How to Paint a Primarch: Konrad Curze

Right. This is always going to be a scary prospect, whether you’re a collector or a gamer, painting your army’s Primarch (Konrad Curze for me), is a daunting task if you let it be one.  Lets face it.  You’re about to paint a single model that cost somewhere in the region of £60…………….

I must admit as cool as I’m trying to appear I was a little bit worried the only way I could approach this was to just treat it the same as any other model.

First up the bath and scrub for Konrad Curze with the rubbing compound I mentioned in my previous blog, then dry and undercoat. All straight forward so far. The real issues came in getting the colour right. This is one of my biggest issues with Forge World painters, and where the whole paint snobbery starts to kick in.

Forge World painters are infuriating as most of the time they don’t use any of the paints they sell on their own website. After purchasing the Forge World Night Lords paint I quickly realised it wasn’t the same as the colour they use on the Forge World shop model. The model you’re going to try to paint, but then quickly realise you’re going to have to do more research to find out what paint they actually used, and go out and buy the paints…….

Well this is where I draw the line. I’ve already invested a lot of money in various paints (Games Workshop/Forge World) now the snobbish Forge World painters want me to go and buy another company’s products to paint their model…. not a chance, so I’m going to show you how I got as close to the website colour scheme without having to buy loads of other paints from different companies.

Curze

As you can see, it’s an impressive colour but that is not what the Night Lords colour looks like from Forge World.  Right onto the painting …..I don’t want to go down the rabbit hole of elitist painters again. We’ll save that gem for another day !!!

After the black undercoat, I dry brushed the whole model except the parts shown as gold on the above model. Arms, hands, and bodies on the base with GW Ironbreaker to give me a lighter surface to paint over. Then came a few test mixes of Kantor Blue with Ironbreaker until I was happy it was a close match.

Konrad Curze: WIP #1

Next up, I used some of the Asurmen Blue wash ( this is an old wash they no longer do, but the new Drankenhof Nightshade will give you the same result ) with some of the Lahmian Medium to help control where I wanted the wash to be darker, and not pool over areas I didn’t want it to. This was a tip from a really good friend of mine. Before this I had only used the medium with paints to thin them down, but not dilute the colour.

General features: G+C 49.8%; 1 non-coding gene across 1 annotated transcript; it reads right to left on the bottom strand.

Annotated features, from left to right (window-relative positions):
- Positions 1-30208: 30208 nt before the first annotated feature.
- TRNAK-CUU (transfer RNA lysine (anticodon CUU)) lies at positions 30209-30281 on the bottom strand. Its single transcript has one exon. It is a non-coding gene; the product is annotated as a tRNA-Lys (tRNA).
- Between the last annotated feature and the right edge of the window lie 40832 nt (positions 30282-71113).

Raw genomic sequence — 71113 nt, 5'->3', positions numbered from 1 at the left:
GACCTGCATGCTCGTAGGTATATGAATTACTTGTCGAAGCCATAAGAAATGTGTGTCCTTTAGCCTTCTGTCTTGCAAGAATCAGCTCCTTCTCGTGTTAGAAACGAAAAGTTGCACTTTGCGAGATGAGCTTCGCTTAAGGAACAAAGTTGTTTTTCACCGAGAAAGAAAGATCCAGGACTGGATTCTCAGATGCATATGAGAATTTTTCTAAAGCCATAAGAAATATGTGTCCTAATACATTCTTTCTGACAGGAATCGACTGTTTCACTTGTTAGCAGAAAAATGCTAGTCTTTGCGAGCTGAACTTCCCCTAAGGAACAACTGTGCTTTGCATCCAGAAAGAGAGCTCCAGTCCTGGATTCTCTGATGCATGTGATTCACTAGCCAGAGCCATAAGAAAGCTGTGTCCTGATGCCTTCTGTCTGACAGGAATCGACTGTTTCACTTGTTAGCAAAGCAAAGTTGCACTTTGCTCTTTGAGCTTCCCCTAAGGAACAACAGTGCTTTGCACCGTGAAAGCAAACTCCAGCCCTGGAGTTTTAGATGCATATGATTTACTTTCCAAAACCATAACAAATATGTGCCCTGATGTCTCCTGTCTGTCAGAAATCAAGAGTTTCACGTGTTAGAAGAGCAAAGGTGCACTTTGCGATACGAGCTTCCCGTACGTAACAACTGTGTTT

Konrad Curze: WIP #2

Once it had dried, I mixed the armour colour again with slightly more Ironbreaker to lighten it up a bit then carefully dry brushed it on the main areas leaving the darker blue wash at the edges of the armour. Next step was to go over the black I had done my best not to go over while dry brushing at the start.  As you can see I failed miserably with that task. Easily rectified with a touch up of Abaddon Black then painting on some Gehennas Gold, which I then covered with Agrax Earthshade and a bit of Nuln Oil to take the shine off the gold and dirty it up a bit.

Related Reading  Thor's Workbench: Daemon Prince #2 (WIP #2)

Konrad Curze: WIP #3

The skulls and portraits are just Ushabti Bone with a wash of Nuln Oil over the top, being careful to not get any on the blue of the armour.  The red of the wings on the shoulder pad and his back were Mephiston Red then lightly dry brushed with Evil Sunz Scarlet to do a quick edge highlight to make them stand out a bit.

The skin on the cloak, and bit hanging at the front of Konrad Curze was just Cadian Fleshtone washed with Nuln Oil, and dry brushed and stippled with Kislev Flesh to give it the blotchy appearance of skin. For the blood I must admit I struggled because I was going to use the Blood For the Blood God technical paint, which is great, but on its own dries a bit shiny. So, I mixed in some Carroburg Crimson, and a tiny bit of Nuln Oil, to darken it up, and luckily it dried with a matte finish. Anything that looked like bone had the same treatment as the skulls and portraits. The cloth part of the cloak was Khorne Red with Mephiston Red dry brushed over, then the Evil Sunz Scarlet to try to give it a bit of a highlight.

I wasn’t concerned about the cloak material being perfect as where it is on the model you get a natural shadow over it anyway. I think for a lot of the painting on this model I just lucked out and things worked out how I wanted. It’s all down to how much time you’re prepared to spend on each part, and what effect you want.

Konrad Curze: WIP #4

Right. The base this was really worrying me because of the nature of the model. You’re painting it in bits anyway, so it would be hard to get a uniformed look to it.